When any ICC tournament begins, such teams as Australia, India, South Africa, Pakistan and England are predicted as the winner as they are the top performers in the international circuit.
But when the ongoing cricket World Cup began in England, experts said that the champions would be either hosts England, Australia, India or Pakistan. But no one considered South Africa as the favourites.
The South African team proved those analyses right when they lost their first three matches, to England, Bangladesh and India. If the tournament had been played on group format, South Africa would have been out of the race for the knockout stage. But since the World Cup 2019 is being played on league basis, South Africa still have the chance to reach the semi-finals.
So far, they have been involved in four semi-finals and lost all of them.
The Proteas reached the semi-final stage in 1992, 1999, 2007 and 2015.
Their misfortune started from their debut tournament, the 1992 edition, which had an idiotic method of forcing a result in case of bad weather. They needed 22 runs from 13 balls, but the rain happened, the stupid method was applied and they ended up needing 22 runs from one ball. Interestingly, this method had helped them win their league game against Pakistan.
In 1996 World Cup in the sub-continent, South Africa were eliminated in the quarter-finals despite being one of the favourites. They had been the group toppers.
In 1999 they lost to Australia. South Africa were clear favourites explosive stroke play from Lance Klusener levelled the scores. One run was needed off four balls, but a mix-up between the all-rounder and Allan Donald led to a run-out and the Aussies advanced to the final as they had finished higher than South Africa at the group stage.
The 2003 world cup that was played in South Africa was the worst tournament for them. They were knocked out at the group stage due to a misunderstanding about how many runs they needed to score in a rain-affected run chase. After the early exit, Shaun Pollock resigned as captain and Graeme Smith was appointed skipper.
In the 2007 World Cup, played in the West Indies, the Proteas qualified for the semi-final but lost to eventual champions Australia after being bowled out for 149.
In 2011 in India, South Africa were one of the top contenders for the cup as they topped the Group B with the distinction of bowling out every side they played, including hosts India. But in the quarter-final, New Zealand beat them. The Proteas batting collapsed as they lost eight wickets for just 68 runs.
The biggest setback came in the 2015 World Cup in Australia. Playing outstanding cricket in the round matches, they lost the semi-final to New Zealand in another rain-affected tie, against New Zealand.
South Africa set a tough target of 282 and after rain it was revised to 298, but unexpectedly the Kiwis chased the target off the second last ball.
Before the ongoing World Cup South Africa had played 55 World Cup matches, and won 35 with a win percentage of 65.45.
For the 2019 World Cup, South Africa landed in England with high hopes as they were ranked third in the ODI team ranking.
But the Proteas began the tournament with a heartbreaking performance as they lost their first three matches.
Just before the announcement of South African squad for the World Cup, former skipper AB de Villiers offered to take back his retirement decision, but it was turned down by the team management.
Probably the reason behind the team management and the selectors’ decision was that a recall for de Villiers would have been unfair to the players who performed well in his absence.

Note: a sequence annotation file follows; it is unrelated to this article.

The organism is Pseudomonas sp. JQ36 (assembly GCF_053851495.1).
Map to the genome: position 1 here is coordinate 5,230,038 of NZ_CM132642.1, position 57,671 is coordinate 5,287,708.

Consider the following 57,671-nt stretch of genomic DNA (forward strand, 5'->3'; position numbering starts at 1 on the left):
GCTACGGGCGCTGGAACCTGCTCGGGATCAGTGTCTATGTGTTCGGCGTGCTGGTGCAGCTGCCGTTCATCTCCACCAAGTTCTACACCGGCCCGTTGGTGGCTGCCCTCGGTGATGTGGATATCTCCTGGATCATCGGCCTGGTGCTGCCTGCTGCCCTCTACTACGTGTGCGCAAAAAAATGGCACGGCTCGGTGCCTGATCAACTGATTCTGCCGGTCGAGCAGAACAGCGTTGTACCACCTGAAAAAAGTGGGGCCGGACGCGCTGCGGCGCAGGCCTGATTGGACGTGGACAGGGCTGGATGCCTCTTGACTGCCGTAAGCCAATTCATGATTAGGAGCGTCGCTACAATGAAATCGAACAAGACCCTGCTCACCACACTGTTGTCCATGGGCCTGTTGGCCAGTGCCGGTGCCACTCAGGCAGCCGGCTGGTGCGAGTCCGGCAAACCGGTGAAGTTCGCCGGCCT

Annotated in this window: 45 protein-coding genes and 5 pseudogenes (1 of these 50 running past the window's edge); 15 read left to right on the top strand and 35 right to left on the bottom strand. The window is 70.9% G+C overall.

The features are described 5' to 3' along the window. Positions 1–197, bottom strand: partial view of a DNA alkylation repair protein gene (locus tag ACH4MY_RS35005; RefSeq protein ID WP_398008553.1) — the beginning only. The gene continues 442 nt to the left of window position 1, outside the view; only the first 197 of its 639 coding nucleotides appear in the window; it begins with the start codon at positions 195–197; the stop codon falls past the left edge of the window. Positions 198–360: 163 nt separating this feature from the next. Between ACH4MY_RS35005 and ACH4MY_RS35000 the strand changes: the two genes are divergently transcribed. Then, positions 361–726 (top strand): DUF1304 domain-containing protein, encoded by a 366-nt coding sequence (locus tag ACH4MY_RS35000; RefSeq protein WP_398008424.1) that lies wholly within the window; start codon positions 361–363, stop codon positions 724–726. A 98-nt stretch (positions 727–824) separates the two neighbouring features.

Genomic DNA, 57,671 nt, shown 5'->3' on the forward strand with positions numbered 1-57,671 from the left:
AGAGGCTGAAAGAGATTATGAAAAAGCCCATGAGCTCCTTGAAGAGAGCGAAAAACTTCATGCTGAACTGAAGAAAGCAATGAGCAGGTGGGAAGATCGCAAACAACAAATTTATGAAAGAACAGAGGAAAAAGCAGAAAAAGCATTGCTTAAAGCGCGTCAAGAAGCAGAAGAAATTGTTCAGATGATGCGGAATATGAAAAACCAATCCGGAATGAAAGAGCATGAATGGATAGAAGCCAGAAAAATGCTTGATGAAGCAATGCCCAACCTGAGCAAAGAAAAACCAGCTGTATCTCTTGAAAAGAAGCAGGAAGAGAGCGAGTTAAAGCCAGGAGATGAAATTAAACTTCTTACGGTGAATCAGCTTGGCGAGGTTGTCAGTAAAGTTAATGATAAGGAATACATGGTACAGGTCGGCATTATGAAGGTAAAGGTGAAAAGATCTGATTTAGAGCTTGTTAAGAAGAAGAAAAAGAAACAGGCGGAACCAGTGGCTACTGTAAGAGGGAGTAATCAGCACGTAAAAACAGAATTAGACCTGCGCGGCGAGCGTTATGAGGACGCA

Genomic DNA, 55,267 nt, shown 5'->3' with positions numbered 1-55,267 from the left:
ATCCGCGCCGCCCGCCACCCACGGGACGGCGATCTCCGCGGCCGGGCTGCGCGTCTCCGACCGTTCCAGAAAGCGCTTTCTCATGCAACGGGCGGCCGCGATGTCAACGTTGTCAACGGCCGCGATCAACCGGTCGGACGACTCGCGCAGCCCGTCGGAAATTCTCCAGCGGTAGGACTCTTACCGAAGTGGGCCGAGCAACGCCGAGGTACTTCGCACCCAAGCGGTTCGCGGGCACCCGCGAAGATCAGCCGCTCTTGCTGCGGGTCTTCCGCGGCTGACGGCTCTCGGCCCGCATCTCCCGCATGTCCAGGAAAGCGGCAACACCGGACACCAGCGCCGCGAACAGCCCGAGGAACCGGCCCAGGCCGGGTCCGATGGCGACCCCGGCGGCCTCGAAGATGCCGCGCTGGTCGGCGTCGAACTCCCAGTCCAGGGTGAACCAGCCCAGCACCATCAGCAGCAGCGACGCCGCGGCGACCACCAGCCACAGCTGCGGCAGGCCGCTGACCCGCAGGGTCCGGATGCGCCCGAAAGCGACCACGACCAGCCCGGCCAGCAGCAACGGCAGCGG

According to reports the offer was made in April, just 24 hours before South Africa’s selectors unveiled their final 15-man squad for the World Cup.
de Villiers announced a shock retirement in May 2018, saying he was “running out of gas” after years on the international circuit.
“I pleaded with AB de Villiers not to retire in 2018. Although there was a perception that he was picking and choosing when to play – which was not true – I did give him the option to plan and monitor his season to get him to the World Cup fresh and in a good space,” revealed CSA selector Linda Zondi.
“We made it clear that he would have to play during the home tours against Sri Lanka and Pakistan to be considered for selection. Instead he signed to play in the Pakistan and Bangladesh Premier Leagues. He turned down the offer and said he was at peace with his decision to retire.
“AB left a big vacuum when he retired. We had a year to find players at franchise level to fill the gap. We had players who put in the hard work, who put up their hands and deserved to be given the opportunity to go to the World Cup. He is undoubtedly one of the best players in the world, but above all else, we have to stay true to our morals and principles, there is no regret.”
Abraham De Villiers, 35, is the most successful batsman in the World Cup for South Africa. He played three editions: in 2007, 2011 and 2015. de Villiers scored 1207 runs with four hundreds and six fifties, averaging 63.52, with a strike rate of 117.29. He scored an unbeaten 66-ball 162 — the fastest 150 in ODI history — against West Indies in Sydney in the last edition of the World Cup.
In May this year, talking to an Indian TV channel, de Villiers had compared the IPL and the World Cup, saying the IPL was the better tournament.
“Nothing comes close to the IPL, to be honest,” de Villiers had said. “I know I am sitting in India and busy playing in the IPL, so it’s easy to say. But I have played in quite a few (tournaments) now across the world. I think it’s better than the World Cup.”
Therefore, South Africa skipper Faf du Plessis has to get the best out of the available players to keep their chances alive.